July 2 – 1966 Lions tour match v Taranaki
July 2 1966 was the 7th match of the Lions Tour and followed losses to Southland, Otago and Wellington in their previous Saturday games.
“Desperately keen to win a Saturday game, the tourists selected a strong team to oppose Taranaki. Ten of the Lions who played at New Plymouth were selected for the first test two weeks later. Taranaki looked a formidable team on paper. Eight of the side, Neil Wolfe, Ross Brown, John McCullough, Roger Urbahn, Alan Smith, Murray Wills, John Major and Brian Muller, had either played for New Zealand or were soon to become All Blacks, and seven had taken part in the 1966 national trials. There was no doubt in the tourists’ minds that they were facing tough opposition. The game was played in overcast conditions on a firm ground before 35,500 spectators, who saw a dull, slogging forward encounter. Neither side made much effort to open up the game, and while the Lions must have been pleased to win a Saturday game at last, they could hardly have been satisfied with their overall performance. However, their forward play was much improved, especially in the lineouts.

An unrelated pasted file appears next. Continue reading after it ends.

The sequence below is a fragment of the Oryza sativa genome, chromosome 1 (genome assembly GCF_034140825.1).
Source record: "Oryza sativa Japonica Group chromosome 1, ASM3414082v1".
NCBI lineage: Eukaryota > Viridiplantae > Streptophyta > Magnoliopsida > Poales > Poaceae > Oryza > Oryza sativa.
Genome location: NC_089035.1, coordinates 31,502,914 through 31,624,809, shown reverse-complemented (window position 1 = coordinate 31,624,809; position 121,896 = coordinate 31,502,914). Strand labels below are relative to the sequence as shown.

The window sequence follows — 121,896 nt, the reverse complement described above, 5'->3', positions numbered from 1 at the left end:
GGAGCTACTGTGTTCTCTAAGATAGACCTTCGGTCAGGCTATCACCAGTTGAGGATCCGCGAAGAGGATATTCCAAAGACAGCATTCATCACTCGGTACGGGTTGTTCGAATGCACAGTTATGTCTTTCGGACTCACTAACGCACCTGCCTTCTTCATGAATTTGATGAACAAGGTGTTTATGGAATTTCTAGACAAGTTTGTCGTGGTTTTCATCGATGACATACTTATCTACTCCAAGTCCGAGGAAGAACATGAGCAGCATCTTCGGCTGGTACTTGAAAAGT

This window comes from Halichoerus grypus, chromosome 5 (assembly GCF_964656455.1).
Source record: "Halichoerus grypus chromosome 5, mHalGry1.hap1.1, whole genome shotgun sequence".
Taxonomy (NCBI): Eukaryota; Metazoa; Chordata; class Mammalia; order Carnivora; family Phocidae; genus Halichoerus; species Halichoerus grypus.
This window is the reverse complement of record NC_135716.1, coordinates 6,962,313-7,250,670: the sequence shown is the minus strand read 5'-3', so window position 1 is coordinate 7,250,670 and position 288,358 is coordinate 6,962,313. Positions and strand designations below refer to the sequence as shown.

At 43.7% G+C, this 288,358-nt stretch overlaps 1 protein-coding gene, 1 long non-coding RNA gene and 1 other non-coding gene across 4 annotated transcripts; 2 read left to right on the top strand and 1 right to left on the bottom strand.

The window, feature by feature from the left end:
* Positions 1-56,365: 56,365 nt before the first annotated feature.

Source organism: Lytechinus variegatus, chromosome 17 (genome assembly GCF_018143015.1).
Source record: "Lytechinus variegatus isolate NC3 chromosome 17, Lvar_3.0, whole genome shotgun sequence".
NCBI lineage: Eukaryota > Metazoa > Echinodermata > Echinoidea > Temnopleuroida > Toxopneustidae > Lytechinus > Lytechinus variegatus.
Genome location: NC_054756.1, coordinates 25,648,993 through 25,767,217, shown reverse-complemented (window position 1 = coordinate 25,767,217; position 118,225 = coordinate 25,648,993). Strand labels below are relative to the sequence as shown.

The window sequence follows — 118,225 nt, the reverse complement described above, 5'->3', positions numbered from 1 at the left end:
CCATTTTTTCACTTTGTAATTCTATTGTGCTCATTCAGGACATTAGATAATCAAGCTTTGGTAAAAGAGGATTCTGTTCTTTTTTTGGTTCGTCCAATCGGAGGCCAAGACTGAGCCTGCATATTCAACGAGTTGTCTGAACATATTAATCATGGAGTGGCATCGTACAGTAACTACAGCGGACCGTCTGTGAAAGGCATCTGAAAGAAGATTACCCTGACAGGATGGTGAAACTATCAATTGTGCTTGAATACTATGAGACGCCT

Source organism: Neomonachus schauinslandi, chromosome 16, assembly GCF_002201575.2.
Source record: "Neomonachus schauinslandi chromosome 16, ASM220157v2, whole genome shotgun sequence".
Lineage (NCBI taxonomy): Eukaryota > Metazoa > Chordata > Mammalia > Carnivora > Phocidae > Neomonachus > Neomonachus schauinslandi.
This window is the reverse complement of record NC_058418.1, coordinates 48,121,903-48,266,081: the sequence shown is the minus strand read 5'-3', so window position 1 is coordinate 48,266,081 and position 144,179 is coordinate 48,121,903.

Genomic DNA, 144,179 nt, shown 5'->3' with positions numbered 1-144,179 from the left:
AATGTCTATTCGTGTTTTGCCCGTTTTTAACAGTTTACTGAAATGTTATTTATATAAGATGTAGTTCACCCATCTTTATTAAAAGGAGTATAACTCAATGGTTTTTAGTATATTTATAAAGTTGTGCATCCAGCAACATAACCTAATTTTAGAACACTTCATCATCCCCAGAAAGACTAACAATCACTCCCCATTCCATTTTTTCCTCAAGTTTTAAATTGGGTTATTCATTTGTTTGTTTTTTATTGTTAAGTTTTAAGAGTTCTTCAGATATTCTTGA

Two minutes after O’Dowda had kicked off, a scrum went down near the visitors’ line. Young received the ball and sent a pass to McFadyean, who failed to hold the ball and Hurley dived on it to score near the corner. Wilson soon equalised with a 50-yard penalty goal and the Lions took the lead after 14 minutes when the fullback goaled from 35 yards after Taranaki had been penalised for offside play at a scrum. Six minutes later O’Dowda evened the score with another penalty goal from a yard outside the Lions’ 25. The final points of the first half came when Murphy was caught offside two yards from his own line and O’Dowda kicked an easy goal to give Taranaki a halftime lead of 9-6. The second half had been in progress 16 minutes when Watkins sent a high kick towards the right touchline. The ball bounced well for McFadyean, who was tackled by Clarke but the Lions wing managed to dive across. With four minutes left the visitors launched one of their rare back attacks. The ball moved from one side of the field to the other until Gibson cut through, propped and went on to score. Wilson missed both conversions but the Lions had won, albeit by a slender 12-9 margin. Little was seen of the British backs, but Young had one of his better games, and Gibson showed marked ability when he did receive the ball. Bebb and McFadyean chased everything and looked dangerous at times. Murphy led his forwards well, and props Williams and Norris had the better of their opposites, allowing Laidlaw to take five tightheads to Major’s one. Hurley was the best of the home backs, with Wills, Coles and Smith standing out in the forwards.”
“The Visitors” R H Chester & N A C McMillan, Moa Publications, pub. 1990 p.412.